The NSA also saw a spike in the number of "roamers," or overseas, phone calls wrongly tracked in the first quarter of 2012, when those roamers traveled into U.S. territory, which is outside NSA's authority. The report said the errors may have been due to tracking Chinese who were visiting friends and relatives for the Chinese lunar new year.
In another case, the Foreign Intelligence Surveillance Court, which has authority over some NSA operations, did not learn about a new collection method until it had been in operation for many months. The court ruled it unconstitutional.
The FISC's chief judge told the Post that the court could rule only on the material it was given.
"The FISC is forced to rely upon the accuracy of the information that is provided to the Court," U.S. District Judge Reggie Walton said in a written statement to the Post. "The FISC does not have the capacity to investigate issues of noncompliance, and in that respect the FISC is in the same position as any other court when it comes to enforcing (government) compliance with its orders."
The Associated Press made a request to Walton for that statement. A court official said the judge had no response.
The White House declined Friday to comment on the latest revelations. It directed questions to the National Security Council, and NSC spokeswoman Caitlin Hayden directed questions to the NSA.
NSA spokeswoman Vanee Vines said the number of incidents in the first quarter of 2012 was higher than normal, and that the number has ranged from 372 to 1,162 in the past three years, due to factors such as "implementation of new procedures or guidance with respect to our authorities that prompt a spike that requires 'fine tuning,' changes to the technology or software in the targeted environment for which we had no prior knowledge, unforeseen shortcomings in our systems, new or expanded access, and 'roaming' by foreign targets into the U.S., some of which NSA cannot anticipate in advance but each instance of which is reported as an incident."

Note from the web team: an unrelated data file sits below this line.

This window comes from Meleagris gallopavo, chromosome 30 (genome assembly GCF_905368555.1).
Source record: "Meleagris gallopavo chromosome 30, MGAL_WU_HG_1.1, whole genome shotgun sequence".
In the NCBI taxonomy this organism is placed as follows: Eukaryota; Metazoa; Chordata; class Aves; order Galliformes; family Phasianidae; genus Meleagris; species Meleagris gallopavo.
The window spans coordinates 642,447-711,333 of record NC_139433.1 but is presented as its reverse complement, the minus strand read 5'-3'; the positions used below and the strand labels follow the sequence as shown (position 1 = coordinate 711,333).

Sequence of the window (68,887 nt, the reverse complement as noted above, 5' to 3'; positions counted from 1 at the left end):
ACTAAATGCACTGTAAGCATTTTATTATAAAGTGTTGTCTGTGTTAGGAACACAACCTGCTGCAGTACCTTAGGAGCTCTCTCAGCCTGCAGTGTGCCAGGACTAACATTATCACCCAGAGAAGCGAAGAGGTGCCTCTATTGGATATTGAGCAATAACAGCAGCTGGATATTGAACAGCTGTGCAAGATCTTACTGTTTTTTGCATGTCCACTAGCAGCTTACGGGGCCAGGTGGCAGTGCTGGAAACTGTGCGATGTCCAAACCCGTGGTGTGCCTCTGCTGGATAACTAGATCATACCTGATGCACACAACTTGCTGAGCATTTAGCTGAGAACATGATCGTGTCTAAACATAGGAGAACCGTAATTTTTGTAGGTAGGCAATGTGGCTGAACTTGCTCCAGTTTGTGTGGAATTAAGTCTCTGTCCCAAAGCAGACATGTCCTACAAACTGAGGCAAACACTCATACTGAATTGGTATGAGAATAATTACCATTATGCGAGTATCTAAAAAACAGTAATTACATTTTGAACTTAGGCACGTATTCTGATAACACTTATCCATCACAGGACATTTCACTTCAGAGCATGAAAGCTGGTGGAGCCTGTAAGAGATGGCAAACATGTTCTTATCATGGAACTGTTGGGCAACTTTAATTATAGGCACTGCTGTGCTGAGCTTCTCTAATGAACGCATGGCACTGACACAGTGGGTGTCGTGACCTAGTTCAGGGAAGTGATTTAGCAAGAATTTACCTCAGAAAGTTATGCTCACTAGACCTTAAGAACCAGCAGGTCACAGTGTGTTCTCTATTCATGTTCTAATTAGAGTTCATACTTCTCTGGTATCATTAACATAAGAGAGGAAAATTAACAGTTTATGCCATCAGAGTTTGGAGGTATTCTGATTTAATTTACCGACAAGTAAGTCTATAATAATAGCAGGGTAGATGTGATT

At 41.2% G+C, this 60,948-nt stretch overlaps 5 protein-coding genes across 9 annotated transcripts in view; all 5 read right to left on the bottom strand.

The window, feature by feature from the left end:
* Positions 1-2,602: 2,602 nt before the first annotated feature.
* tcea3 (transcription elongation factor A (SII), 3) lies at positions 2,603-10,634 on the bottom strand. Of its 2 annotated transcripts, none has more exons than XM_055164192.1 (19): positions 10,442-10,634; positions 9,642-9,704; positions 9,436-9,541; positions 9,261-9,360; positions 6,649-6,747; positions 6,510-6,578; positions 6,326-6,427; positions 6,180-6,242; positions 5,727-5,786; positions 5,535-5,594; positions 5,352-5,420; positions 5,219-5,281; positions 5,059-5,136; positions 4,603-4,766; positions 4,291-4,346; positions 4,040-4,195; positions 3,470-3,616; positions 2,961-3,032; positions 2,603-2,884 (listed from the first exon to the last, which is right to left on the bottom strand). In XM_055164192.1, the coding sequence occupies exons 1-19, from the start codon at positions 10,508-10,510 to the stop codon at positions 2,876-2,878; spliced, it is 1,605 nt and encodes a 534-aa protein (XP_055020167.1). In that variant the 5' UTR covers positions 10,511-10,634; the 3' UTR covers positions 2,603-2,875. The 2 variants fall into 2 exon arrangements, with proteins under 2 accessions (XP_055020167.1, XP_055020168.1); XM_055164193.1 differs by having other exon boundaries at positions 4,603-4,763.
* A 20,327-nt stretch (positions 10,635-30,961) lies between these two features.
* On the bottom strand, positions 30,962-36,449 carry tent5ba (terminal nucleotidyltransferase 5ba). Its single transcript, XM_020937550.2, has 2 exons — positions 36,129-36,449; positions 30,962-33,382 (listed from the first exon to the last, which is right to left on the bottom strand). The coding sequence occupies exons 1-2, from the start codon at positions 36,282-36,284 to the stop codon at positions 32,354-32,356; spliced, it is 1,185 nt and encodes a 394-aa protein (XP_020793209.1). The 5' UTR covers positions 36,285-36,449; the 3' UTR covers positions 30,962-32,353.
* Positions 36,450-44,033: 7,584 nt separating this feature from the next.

"When NSA makes a mistake in carrying out its foreign intelligence mission, the agency reports the issue internally and to federal overseers – and aggressively gets to the bottom of it," Vines said.
When asked why the Post did not publish the story earlier, though the paper said it had the documents for months, spokeswoman Kris Coratti emailed Friday that "it has taken some time to study them and understand the information they contain."
The AP filed a Freedom of Information Act request to the NSA on June 17 asking for all copies of "minimization procedures" the agency uses to avoid collecting Internet and telephone data from U.S. citizens. That request sought documents that would also detail how the government purges records that may have been accidentally collected. The AP has yet to receive responsive material, though the NSA agreed to fast-track its request.
Associated Press writers Jesse J. Holland and Jack Gillum in Washington, Nedra Pickler from Martha's Vineyard, Mass., and Darlene Superville in West Tilsbury, Mass., contributed to this report.